January 2018 BayAreaGOP Newsletter Articles

Voters in Senate District 29 Persevere to Continue Recall of Senator Josh Newman

With passage of SB 117 in late August of 2017, Democrats added to a series of obstacles to a recall effort for Senator Josh Newman who cast a deciding vote on the gas tax increase. In an attempt to protect their colleague, and more importantly, their supermajority in the State Senate, this new law set up a daunting calendar of events that must transpire before a recall election can be called by the Governor.

Proponents of the recall effort could not be thwarted, and on October 25, 2017, voters in the 29th Senate District submitted a sufficient number of signatures to initiate a recall election.  This triggered a 30-day time period for a cost assessment to take place, with results announced by the State Department of Finance on December 11th.

Comparing the findings became the task of the Joint Legislative Budget Committee that was given yet another 30 days under SB 117 to review and comment. According to the report, a special election will cost $2,678,000 and a consolidated election will cost $931,000.

On or before January 11, when the 30 days have expired, the Secretary of State will certify the sufficiency of the signatures and the Governor will then set the date of the election. The California Constitution authorizes the Governor to call a recall election within 60 to 80 days or to consolidate it with a regularly scheduled election that is within 180 days of the certification of the signatures.

Whether he will use the higher cost of a special election to justify delaying the recall until June is not known, but is likely, since it would put the Senator at an advantage with a larger voter turnout.

In the meantime, the California Republican Party has a robust voter ID phone bank that has reached over 100,000 voters in the 29th Senate District. This operation will continue until the recall election.

For more information on the recall campaign, visit FireJoshNewman.com

Bay Area Businesswoman Cristina Osmeña to Run for Congressional District 14

Republican businesswoman Cristina Osmeña will run in the 14th Congressional District on a platform that focuses on fiscal responsibility, immigration reform, and combatting human trafficking.

The 14th Congressional district includes portions of San Francisco and San Mateo Counties.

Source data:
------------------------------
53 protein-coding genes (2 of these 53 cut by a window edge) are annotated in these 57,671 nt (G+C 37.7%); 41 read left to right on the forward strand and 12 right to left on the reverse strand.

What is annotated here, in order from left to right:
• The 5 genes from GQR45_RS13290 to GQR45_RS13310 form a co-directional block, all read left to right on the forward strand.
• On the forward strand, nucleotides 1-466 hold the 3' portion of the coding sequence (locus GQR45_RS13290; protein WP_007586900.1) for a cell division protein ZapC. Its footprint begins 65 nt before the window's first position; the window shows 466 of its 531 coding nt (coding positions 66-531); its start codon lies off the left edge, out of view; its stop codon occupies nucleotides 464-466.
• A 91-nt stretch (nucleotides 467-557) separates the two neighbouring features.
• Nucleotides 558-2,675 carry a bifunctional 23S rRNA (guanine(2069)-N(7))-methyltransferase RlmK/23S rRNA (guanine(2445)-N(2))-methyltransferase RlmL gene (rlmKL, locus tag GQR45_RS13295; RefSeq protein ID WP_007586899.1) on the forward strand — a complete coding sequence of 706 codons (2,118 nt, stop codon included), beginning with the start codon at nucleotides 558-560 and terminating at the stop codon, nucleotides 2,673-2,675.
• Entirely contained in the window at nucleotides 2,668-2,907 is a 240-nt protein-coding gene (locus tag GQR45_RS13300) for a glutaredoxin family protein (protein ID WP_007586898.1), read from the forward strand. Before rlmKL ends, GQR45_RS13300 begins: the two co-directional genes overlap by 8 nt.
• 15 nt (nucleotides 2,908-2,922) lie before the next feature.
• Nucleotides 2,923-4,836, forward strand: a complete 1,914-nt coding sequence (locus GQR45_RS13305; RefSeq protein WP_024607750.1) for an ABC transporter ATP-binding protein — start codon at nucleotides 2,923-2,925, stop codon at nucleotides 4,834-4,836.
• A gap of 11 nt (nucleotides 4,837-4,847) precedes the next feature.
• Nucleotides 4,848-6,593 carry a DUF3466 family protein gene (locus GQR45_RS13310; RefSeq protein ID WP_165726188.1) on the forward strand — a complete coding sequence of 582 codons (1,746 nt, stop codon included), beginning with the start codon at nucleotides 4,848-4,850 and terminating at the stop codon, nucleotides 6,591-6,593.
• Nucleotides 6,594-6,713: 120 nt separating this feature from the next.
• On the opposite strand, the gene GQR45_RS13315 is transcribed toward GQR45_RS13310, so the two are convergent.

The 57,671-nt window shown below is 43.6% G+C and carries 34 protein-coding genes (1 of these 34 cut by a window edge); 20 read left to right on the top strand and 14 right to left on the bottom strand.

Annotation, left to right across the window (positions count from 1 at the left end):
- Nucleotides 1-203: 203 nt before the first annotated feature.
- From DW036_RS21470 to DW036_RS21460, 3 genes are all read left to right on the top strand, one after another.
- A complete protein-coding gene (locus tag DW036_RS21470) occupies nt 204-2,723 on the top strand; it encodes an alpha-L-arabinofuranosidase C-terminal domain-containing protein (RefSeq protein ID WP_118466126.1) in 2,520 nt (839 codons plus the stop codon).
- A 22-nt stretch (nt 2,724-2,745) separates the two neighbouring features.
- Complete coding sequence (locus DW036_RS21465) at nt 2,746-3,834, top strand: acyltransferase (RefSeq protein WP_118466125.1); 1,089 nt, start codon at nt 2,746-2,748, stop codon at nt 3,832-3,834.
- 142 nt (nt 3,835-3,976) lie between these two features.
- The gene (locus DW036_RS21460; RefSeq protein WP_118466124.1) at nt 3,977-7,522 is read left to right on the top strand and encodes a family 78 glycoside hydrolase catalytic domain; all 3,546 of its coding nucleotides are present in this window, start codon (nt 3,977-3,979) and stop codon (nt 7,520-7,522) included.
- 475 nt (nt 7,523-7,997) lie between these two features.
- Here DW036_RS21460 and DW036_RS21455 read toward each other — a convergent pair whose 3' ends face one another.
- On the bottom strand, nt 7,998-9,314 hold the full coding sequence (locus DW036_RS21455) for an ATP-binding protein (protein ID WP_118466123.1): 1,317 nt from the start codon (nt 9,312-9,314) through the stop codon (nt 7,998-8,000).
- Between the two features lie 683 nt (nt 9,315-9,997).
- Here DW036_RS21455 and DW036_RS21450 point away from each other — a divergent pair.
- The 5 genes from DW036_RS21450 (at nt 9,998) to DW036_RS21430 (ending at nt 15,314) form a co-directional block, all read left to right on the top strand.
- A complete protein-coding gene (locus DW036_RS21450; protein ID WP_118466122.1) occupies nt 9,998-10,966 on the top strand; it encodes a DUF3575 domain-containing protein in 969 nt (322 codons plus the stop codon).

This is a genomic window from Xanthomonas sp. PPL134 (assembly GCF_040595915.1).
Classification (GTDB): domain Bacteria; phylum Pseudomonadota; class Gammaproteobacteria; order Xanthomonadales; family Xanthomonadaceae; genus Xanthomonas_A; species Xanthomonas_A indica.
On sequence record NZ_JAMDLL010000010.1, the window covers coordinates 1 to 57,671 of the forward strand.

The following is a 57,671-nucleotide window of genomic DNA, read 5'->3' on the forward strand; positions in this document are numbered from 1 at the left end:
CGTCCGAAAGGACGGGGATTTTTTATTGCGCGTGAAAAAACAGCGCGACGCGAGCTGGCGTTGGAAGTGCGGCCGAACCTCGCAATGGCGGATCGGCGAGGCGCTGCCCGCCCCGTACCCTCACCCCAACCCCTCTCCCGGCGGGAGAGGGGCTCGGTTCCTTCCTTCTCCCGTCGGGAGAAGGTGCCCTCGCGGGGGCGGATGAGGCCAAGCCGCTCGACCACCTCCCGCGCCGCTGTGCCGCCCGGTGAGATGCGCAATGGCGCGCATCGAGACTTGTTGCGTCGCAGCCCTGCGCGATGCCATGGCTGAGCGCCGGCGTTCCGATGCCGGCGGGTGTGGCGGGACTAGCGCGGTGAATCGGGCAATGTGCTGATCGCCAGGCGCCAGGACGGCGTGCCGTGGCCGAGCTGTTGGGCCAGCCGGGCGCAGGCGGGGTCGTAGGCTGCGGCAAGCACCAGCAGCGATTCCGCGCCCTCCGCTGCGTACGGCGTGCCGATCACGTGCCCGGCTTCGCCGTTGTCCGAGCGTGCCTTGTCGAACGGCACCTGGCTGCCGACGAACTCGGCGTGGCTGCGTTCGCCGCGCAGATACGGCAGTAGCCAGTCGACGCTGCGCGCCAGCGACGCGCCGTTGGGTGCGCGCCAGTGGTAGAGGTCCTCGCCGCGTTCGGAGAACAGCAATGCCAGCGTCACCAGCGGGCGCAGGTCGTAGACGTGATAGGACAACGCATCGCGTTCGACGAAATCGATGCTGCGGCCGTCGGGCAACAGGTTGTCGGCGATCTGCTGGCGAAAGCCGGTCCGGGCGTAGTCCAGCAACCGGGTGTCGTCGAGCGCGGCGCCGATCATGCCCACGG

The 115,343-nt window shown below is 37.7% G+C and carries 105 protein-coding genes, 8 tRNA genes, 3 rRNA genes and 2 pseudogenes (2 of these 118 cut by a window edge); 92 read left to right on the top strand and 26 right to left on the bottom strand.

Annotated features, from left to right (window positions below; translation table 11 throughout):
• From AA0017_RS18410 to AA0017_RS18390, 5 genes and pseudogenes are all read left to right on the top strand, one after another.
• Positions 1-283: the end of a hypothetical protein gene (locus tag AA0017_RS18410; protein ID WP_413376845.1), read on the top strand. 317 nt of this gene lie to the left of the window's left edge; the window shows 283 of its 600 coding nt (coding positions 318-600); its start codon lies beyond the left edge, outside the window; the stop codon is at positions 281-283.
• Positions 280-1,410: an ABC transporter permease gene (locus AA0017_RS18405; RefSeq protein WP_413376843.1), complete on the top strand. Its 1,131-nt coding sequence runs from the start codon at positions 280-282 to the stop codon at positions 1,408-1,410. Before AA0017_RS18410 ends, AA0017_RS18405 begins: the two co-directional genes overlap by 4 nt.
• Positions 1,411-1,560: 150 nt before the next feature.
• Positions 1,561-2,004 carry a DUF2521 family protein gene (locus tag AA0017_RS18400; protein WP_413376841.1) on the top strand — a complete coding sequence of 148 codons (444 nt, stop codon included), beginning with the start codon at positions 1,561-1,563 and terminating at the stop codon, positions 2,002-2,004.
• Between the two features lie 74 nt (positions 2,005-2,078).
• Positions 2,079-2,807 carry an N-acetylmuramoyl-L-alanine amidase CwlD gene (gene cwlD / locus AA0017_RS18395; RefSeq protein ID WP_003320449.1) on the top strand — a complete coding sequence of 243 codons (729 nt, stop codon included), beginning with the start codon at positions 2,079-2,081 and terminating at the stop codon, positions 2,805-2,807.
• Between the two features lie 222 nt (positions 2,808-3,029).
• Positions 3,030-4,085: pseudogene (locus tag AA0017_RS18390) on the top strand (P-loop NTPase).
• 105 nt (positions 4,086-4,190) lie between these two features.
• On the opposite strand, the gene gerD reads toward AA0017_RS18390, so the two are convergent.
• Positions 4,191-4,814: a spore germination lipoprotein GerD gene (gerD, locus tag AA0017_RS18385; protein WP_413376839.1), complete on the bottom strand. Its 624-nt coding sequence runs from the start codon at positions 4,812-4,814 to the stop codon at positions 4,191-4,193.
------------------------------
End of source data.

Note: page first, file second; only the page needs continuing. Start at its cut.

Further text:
Osmeña immigrated to the United States from the Philippines at the age of six when her family opposed, then fled, the dictatorship of Ferdinand Marcos. She grew up in California, exiled until the People Power revolution of 1986 brought President Corazon Aquino to power.

Cristina Osmeña built an independent life in the United States, put herself through UC Berkeley, and settled into a 20-year career in the financial industry. She was in New York, working as an equity analyst, when the World Trade Center was attacked.

Transitioning into the renewable energy industry, Osmeña worked with SunEdison and then took on an executive role at SunPreme, a solar module manufacturer based in Sunnyvale. She is currently on a leave of absence as the Vice President of Corporate Development.

Her platform of fiscal responsibility is based on her desire to take the next step toward fiscal reform. Having achieved tax reform that benefits all levels of income, and makes our businesses more competitive, she states we now need to reign in expenses to address the growing national debt, without sacrificing those in need of entitlements. She recently addressed the Americans for Tax Reform in Washington, D.C., and defends the tax bill in an article she wrote prior to passage. Read about her other priorities on her campaign website.

Osmeña is the great grand-daughter of Philippine President Sergio Osmeña (1944-46) who walked ashore with General McArthur after the Battle of Leyte Gulf.

Cristina is married to Stephen O’Rourke, a developer of large scale renewable energy power plants. She currently writes a weekly column for the Philippine News.

Pin It on Pinterest